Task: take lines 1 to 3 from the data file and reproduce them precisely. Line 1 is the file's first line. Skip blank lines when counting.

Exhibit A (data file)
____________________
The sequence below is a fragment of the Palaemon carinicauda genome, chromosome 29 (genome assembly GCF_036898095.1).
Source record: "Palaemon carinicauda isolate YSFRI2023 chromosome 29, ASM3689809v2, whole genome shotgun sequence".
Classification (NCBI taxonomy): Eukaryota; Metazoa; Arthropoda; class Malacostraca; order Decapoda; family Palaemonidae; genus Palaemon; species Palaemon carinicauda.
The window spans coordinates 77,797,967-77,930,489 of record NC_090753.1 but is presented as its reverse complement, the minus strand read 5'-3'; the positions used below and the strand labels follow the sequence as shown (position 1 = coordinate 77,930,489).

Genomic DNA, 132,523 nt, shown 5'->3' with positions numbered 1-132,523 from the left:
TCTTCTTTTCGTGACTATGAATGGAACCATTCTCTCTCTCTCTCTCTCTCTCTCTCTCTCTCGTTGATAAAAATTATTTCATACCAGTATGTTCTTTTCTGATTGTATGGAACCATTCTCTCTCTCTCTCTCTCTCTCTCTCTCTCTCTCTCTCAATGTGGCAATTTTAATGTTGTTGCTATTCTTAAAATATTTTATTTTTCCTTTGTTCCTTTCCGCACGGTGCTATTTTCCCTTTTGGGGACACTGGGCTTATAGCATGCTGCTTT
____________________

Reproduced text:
The sequence below is a fragment of the Palaemon carinicauda genome, chromosome 29 (genome assembly GCF_036898095.1).
Source record: "Palaemon carinicauda isolate YSFRI2023 chromosome 29, ASM3689809v2, whole genome shotgun sequence".
Classification (NCBI taxonomy): Eukaryota; Metazoa; Arthropoda; class Malacostraca; order Decapoda; family Palaemonidae; genus Palaemon; species Palaemon carinicauda.